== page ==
British-born, rich & isolated Muslims more likely to be radicalized – study
The University of London study surveyed more than 600 Muslim men and women aged 18 to 45 living in East London and Bradford. The study, published in the online journal PLOS One, asked detailed questions about their personal lives and their views.
A scoring system measured each respondent’s level of sympathy with, or condemnation of, 16 terrorist attacks, including the use of suicide bombs.
Levels of condemnation toward violence and terrorism were found to be higher among respondents who maintained close ties with friends and family, and also among recent migrants to the UK, particularly those in poor health.
“Migrant groups are much stronger in condemning terrorism,” Kamaldeep Bhui, the study’s lead author, told the Independent.
“I think the most compelling argument for this is that recent migrants are dealing with a hard struggle and they’ve invested in coming here,” Bhui said. “They’ve got adversity to deal with and are not in a position where they can indulge some of the ideas of grievance. Whereas, people born and brought up here probably take for granted the security and safety where they live and the education and support.”
Researchers were surprised by the impact of wealth and social class on terrorist sympathies. Those who lived in poorer and more threatening areas appeared more resistant to radicalization than those living in more comfortable areas.
Those expressing sympathies with violence and terrorism frequently showed mild depressive symptoms. It is argued that extremist views are often exacerbated by social isolation, a sense of hopelessness and a pessimistic world view.
“The relationship between radicalisation and mental health is complex but we now know depression, alongside poor social networks and isolation, does play a role in vulnerability to radicalisation,” said Bhui.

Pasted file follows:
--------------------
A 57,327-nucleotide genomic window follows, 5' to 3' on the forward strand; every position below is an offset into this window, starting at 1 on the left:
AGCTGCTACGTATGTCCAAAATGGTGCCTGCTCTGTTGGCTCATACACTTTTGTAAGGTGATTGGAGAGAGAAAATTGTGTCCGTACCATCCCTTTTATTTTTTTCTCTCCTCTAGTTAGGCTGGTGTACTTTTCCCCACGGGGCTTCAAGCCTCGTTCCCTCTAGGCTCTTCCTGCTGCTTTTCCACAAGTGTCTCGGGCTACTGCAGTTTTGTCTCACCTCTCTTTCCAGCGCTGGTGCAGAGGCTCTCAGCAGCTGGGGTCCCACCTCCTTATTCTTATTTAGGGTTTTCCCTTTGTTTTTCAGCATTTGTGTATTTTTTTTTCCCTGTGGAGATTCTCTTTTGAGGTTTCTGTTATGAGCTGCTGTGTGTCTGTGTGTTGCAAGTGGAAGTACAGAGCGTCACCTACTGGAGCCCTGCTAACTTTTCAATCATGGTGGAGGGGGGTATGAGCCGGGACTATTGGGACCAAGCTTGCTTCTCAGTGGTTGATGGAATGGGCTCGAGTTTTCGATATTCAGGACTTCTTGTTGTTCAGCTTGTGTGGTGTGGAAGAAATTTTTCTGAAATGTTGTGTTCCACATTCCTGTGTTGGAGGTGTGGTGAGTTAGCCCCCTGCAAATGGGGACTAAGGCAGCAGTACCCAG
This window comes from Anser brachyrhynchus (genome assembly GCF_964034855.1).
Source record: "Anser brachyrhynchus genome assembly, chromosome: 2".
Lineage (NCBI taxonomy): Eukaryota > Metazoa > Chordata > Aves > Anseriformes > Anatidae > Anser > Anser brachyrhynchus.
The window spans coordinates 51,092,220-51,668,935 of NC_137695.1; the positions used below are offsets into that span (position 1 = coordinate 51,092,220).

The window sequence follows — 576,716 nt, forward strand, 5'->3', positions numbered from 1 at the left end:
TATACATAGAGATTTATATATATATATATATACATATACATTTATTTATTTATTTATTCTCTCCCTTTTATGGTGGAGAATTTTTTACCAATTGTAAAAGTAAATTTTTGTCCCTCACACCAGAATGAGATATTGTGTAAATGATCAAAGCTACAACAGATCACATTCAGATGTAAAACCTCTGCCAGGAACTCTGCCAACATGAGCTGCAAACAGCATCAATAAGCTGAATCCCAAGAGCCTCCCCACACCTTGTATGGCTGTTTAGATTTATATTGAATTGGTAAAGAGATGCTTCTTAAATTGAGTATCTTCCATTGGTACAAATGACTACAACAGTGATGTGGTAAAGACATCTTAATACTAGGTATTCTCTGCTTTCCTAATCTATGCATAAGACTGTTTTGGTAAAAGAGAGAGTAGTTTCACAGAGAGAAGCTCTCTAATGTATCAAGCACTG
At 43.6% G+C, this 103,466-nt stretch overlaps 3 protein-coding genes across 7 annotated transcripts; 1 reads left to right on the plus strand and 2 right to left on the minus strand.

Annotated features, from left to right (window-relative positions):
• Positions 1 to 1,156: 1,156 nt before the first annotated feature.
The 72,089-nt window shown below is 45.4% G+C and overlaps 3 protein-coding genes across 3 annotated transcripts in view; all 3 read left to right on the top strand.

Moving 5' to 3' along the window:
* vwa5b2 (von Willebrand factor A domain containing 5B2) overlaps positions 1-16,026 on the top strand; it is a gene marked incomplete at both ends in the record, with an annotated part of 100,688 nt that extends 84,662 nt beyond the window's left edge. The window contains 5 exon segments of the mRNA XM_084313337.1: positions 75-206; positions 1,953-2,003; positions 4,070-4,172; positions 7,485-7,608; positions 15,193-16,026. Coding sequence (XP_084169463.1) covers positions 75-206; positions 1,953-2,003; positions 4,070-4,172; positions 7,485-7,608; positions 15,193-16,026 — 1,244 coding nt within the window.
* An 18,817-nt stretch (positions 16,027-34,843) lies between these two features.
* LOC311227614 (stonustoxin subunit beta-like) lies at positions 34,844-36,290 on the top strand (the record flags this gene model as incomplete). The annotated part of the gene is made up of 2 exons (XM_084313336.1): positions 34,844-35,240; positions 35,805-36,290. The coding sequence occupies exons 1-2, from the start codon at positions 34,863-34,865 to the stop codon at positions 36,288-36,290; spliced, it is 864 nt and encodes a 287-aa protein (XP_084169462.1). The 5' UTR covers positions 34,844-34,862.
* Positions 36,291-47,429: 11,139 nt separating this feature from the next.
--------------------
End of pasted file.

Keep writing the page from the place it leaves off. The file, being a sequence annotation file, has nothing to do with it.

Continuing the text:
He hopes the findings will encourage the British government to develop preventative policies to stop extremist views taking hold among vulnerable young people.
“We spend a great deal of time, effort and money on counter-terrorism – but virtually no attention is given to preventing radicalisation before it has a chance to take hold. We must change this approach and stop waiting for terrorism to happen before acting,” said Bhui.
“The violence we’re witnessing in Syria and Iraq are devastating examples of this – whereby seemingly ordinary British citizens have become radicalised enough to leave their lives in the UK and commit themselves to a hopeless future, and in some cases, commit atrocities against innocent people.”
Others are not convinced by the findings, and warn against profiling specific groups.
“What you don’t want to see is policy that specifically targets a minority age-specific group. That becomes very dangerous,” Dr Erin Marie Saltman, senior researcher at the counter-extremism think-tank Quilliam, told the Independent.
“You don’t want to go up to a 19-year-old second or third-generation British Muslim and say, ‘You’re prone to radicalisation’.
“We see females go out and become wives of jihadists and we see white people with no Muslim background who’ve gone to help jihadists. What you need to work on are the roots … we need to be teaching young people to have critical digital consumption habits and debunk myths about ideology.”
Approximately 500-1,000 Britons are thought to be fighting with ISIS in Iraq and Syria, according to the British government’s official estimates.
British fighters made headlines after videos were published online showing the beheading of US journalists James Foley and Steven Sotloff, and British aid worker David Haines.
In each of the videos, a man dubbed ‘Jihadi John’ by the British media threatens Britain and the United States with further reprisals in a distinctive London accent.
ISIS militants have threatened to behead another British aid worker, Alan Henning, and have released propaganda videos featuring British journalist John Cantlie.